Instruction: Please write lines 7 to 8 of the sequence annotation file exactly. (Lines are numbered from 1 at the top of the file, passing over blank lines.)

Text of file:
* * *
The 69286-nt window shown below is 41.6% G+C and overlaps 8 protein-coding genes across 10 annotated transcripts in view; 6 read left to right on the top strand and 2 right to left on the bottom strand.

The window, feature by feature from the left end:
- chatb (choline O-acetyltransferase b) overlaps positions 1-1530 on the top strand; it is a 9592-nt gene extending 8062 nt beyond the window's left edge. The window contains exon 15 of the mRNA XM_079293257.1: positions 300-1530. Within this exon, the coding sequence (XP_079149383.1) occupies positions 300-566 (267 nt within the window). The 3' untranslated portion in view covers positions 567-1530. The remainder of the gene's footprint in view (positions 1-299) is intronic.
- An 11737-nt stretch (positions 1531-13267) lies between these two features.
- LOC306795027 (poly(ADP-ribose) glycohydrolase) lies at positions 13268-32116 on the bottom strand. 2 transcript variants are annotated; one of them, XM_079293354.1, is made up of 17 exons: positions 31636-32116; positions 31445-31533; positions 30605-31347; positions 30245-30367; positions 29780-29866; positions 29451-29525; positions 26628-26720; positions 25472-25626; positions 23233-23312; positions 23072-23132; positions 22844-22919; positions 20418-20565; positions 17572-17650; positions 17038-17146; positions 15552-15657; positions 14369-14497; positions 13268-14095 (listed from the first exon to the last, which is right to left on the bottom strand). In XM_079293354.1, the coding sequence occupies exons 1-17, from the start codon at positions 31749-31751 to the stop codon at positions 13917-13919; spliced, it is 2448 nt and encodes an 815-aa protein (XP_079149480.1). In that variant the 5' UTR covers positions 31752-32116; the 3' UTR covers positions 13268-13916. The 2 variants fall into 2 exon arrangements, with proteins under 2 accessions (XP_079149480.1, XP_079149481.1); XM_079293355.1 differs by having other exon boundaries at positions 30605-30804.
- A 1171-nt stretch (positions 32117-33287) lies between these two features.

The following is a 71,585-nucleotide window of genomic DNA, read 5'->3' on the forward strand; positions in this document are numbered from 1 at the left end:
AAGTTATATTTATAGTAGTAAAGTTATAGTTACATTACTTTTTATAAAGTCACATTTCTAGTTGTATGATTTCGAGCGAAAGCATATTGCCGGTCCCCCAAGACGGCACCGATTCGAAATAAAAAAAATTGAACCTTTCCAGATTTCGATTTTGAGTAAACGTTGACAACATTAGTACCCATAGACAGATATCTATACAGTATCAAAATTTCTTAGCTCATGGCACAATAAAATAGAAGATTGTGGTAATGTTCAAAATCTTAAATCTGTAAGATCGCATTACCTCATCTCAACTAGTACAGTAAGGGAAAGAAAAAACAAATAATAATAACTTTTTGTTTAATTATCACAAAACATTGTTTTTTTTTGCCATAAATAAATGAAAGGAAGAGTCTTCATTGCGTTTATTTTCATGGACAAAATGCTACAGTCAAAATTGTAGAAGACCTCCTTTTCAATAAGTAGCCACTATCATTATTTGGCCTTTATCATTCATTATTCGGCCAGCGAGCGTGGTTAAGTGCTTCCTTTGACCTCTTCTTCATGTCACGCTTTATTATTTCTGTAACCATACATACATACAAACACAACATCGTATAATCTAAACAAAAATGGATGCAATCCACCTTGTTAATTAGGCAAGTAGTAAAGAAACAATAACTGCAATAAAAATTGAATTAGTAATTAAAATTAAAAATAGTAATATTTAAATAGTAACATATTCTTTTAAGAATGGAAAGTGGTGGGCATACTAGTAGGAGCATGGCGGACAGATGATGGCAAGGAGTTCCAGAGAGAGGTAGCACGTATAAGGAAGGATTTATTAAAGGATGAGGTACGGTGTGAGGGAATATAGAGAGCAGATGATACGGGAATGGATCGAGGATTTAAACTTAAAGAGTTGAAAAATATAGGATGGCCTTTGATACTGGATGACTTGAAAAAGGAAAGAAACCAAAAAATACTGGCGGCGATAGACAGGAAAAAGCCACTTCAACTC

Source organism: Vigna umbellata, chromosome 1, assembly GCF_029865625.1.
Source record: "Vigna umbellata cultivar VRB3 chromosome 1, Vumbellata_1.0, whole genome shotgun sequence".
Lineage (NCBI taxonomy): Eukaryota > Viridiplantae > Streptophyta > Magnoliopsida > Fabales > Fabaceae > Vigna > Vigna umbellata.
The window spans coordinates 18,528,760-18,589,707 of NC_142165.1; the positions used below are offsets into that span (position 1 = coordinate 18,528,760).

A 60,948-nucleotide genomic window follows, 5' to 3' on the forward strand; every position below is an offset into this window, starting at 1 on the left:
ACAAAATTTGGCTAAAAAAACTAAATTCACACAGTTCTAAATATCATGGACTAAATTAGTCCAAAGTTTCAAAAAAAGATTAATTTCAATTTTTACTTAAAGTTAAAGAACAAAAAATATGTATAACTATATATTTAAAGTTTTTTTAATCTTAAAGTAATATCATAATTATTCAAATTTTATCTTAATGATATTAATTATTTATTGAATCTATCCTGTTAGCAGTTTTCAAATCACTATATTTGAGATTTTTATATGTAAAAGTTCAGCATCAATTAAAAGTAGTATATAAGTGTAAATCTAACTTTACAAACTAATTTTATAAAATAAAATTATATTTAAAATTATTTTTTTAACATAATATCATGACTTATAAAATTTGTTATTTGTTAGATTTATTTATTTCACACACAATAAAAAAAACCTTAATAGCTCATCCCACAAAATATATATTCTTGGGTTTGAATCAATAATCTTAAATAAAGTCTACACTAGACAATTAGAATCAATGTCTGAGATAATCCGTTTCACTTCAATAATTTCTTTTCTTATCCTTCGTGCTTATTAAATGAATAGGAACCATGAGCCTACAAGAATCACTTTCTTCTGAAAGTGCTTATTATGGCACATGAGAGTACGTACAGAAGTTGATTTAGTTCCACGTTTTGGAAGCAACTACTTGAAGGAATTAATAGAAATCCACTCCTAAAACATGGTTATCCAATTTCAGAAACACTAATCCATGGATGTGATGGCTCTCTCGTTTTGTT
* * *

The following is a 71,585-nucleotide window of genomic DNA, read 5'->3' on the forward strand; positions in this document are numbered from 1 at the left end:
AAGTTATATTTATAGTAGTAAAGTTATAGTTACATTACTTTTTATAAAGTCACATTTCTAGTTGTATGATTTCGAGCGAAAGCATATTGCCGGTCCCCCAAGACGGCACCGATTCGAAATAAAAAAAATTGAACCTTTCCAGATTTCGATTTTGAGTAAACGTTGACAACATTAGTACCCATAGACAGATATCTATACAGTATCAAAATTTCTTAGCTCATGGCACAATAAAATAGAAGATTGTGGTAATGTTCAAAATCTTAAATCTGTAAGATCGCATTACCTCATCTCAACTAGTACAGTAAGGGAAAGAAAAAACAAATAATAATAACTTTTTGTTTAATTATCACAAAACATTGTTTTTTTTTGCCATAAATAAATGAAAGGAAGAGTCTTCATTGCGTTTATTTTCATGGACAAAATGCTACAGTCAAAATTGTAGAAGACCTCCTTTTCAATAAGTAGCCACTATCATTATTTGGCCTTTATCATTCATTATTCGGCCAGCGAGCGTGGTTAAGTGCTTCCTTTGACCTCTTCTTCATGTCACGCTTTATTATTTCTGTAACCATACATACATACAAACACAACATCGTATAATCTAAACAAAAATGGATGCAATCCACCTTGTTAATTAGGCAAGTAGTAAAGAAACAATAACTGCAATAAAAATTGAATTAGTAATTAAAATTAAAAATAGTAATATTTAAATAGTAACATATTCTTTTAAGAATGGAAAGTGGTGGGCATACTAGTAGGAGCATGGCGGACAGATGATGGCAAGGAGTTCCAGAGAGAGGTAGCACGTATAAGGAAGGATTTATTAAAGGATGAGGTACGGTGTGAGGGAATATAGAGAGCAGATGATACGGGAATGGATCGAGGATTTAAACTTAAAGAGTTGAAAAATATAGGATGGCCTTTGATACTGGATGACTTGAAAAAGGAAAGAAACCAAAAAATACTGGCGGCGATAGACAGGAAAAAGCCACTTCAACTC